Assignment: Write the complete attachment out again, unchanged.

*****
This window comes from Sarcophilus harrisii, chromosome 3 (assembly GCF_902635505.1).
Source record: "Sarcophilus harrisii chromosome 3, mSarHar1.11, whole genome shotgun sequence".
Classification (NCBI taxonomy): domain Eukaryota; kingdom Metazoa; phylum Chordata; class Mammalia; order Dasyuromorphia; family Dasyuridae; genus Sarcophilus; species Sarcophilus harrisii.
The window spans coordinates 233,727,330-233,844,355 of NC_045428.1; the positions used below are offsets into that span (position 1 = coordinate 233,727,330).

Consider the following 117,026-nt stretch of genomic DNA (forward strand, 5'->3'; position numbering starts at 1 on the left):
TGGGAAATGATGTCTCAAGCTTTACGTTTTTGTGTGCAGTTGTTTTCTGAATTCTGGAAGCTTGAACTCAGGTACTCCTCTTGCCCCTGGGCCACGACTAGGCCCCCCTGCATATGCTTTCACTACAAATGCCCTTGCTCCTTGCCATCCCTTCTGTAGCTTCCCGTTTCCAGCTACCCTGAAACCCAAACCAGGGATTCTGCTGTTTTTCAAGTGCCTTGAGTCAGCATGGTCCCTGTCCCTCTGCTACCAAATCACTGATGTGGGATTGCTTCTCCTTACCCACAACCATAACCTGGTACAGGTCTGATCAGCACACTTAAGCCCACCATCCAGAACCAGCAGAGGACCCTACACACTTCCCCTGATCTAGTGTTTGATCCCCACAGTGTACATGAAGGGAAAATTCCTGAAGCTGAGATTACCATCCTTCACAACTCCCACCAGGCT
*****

This window comes from Sarcophilus harrisii, chromosome 3 (assembly GCF_902635505.1).
Source record: "Sarcophilus harrisii chromosome 3, mSarHar1.11, whole genome shotgun sequence".
Classification (NCBI taxonomy): domain Eukaryota; kingdom Metazoa; phylum Chordata; class Mammalia; order Dasyuromorphia; family Dasyuridae; genus Sarcophilus; species Sarcophilus harrisii.
The window spans coordinates 233,727,330-233,844,355 of NC_045428.1; the positions used below are offsets into that span (position 1 = coordinate 233,727,330).

Consider the following 117,026-nt stretch of genomic DNA (forward strand, 5'->3'; position numbering starts at 1 on the left):
TGGGAAATGATGTCTCAAGCTTTACGTTTTTGTGTGCAGTTGTTTTCTGAATTCTGGAAGCTTGAACTCAGGTACTCCTCTTGCCCCTGGGCCACGACTAGGCCCCCCTGCATATGCTTTCACTACAAATGCCCTTGCTCCTTGCCATCCCTTCTGTAGCTTCCCGTTTCCAGCTACCCTGAAACCCAAACCAGGGATTCTGCTGTTTTTCAAGTGCCTTGAGTCAGCATGGTCCCTGTCCCTCTGCTACCAAATCACTGATGTGGGATTGCTTCTCCTTACCCACAACCATAACCTGGTACAGGTCTGATCAGCACACTTAAGCCCACCATCCAGAACCAGCAGAGGACCCTACACACTTCCCCTGATCTAGTGTTTGATCCCCACAGTGTACATGAAGGGAAAATTCCTGAAGCTGAGATTACCATCCTTCACAACTCCCACCAGGCT